A Beginner’s Guide to Preventing Diabetes

Quick and dirty facts about diabetes:

  • In the United States alone, over 29 million people suffer from the disease.
  • Diabetes costs our country $245 billion every year – that includes medical cost and lost wages.
  • And here’s the killer: If you develop diabetes, your risk of death is 50% higher than if you don’t have diabetes.

Why prevent diabetes?

So diabetes causes the country some medical expenses. So you’re at higher risk for death – well, you have to die of something, right? The thing about Type 2 diabetes is that it’s completely, totally preventable. Those with Type 1 diabetes are not as fortunate, because there is no way to prevent Type 1 – but that’s only 5% of all people with diabetes. 95% of diabetes sufferers could have taken steps to prevent it.

What can happen to the diabetic foot

Along with increased risk for stroke, heart disease, blindness and kidney failure, foot problems are a huge concern for diabetic people. Feet are our focus at Montgomery Foot Care Specialists, and our experienced podiatrists, Dr. Michael L. Rosenberg and Dr. Heidi M. Christie, have made this list of issues we look out for in our diabetic patients:

  • Poor circulation – blood flow slows down, making it difficult for your body to quickly repair physical damage from a cut or a sore.
  • Nerve damage, also called neuropathy – causes you to lose feeling in your hands and feet. Loss of feeling means you can’t tell if you’ve hurt your foot. Small cuts can become ulcers that won’t heal. Ulcers that won’t heal can lead to amputation of your foot.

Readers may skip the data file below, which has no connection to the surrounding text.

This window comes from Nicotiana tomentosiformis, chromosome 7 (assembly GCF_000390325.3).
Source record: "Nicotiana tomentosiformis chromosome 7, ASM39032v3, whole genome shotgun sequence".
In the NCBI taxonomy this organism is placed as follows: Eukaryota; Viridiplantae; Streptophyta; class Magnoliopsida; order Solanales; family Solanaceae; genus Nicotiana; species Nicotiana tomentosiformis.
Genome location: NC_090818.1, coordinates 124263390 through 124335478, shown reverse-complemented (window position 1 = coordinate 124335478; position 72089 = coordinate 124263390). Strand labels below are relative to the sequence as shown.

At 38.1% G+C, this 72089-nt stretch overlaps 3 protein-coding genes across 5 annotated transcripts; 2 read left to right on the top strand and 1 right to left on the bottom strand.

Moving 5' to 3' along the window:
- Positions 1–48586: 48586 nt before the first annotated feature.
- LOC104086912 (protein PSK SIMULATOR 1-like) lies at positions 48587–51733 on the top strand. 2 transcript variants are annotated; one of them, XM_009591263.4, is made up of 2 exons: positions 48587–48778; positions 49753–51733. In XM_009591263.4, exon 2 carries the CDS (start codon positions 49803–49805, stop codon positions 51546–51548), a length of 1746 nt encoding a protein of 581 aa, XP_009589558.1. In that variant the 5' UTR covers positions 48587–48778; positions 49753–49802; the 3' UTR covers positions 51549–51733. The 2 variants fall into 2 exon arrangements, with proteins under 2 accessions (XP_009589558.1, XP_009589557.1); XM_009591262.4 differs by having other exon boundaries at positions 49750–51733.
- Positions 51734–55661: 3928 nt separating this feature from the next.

• Neuropathy leads to bone damage – sudden breaks in the bones of your foot.
  • Skin problems – reduced sensitivity to changes in temperature and the breakdown of skin as a protective barrier are two big problems.
  • Ingrown toenails, toenail fungus, narrowing of the arteries (peripheral artery disease) are all issues that can pose a huge threat to your foot health.

Preventing diabetes

Our staff highly recommends that your take the following steps to lower your risk:

  1. Lose weight.
  2. Eat a healthy diet.
  3. Be more active.

It really is that simple. Eating right and exercising is the key to preventing Type 2 diabetes.

We welcome your questions about preventing diabetes or about caring for your diabetic feet if you already have the disease. If you have already been diagnosed with Type 2 diabetes, seeing our podiatrists on a regular basis is essential. For your convenience, we offer appointment-making two ways: call us at our Montgomery office at (334) 396-3668, or make an appointment online.

According to the American Diabetes Association, at least 1 out of every 3 Americans will develop Type 2 diabetes in their lifetime.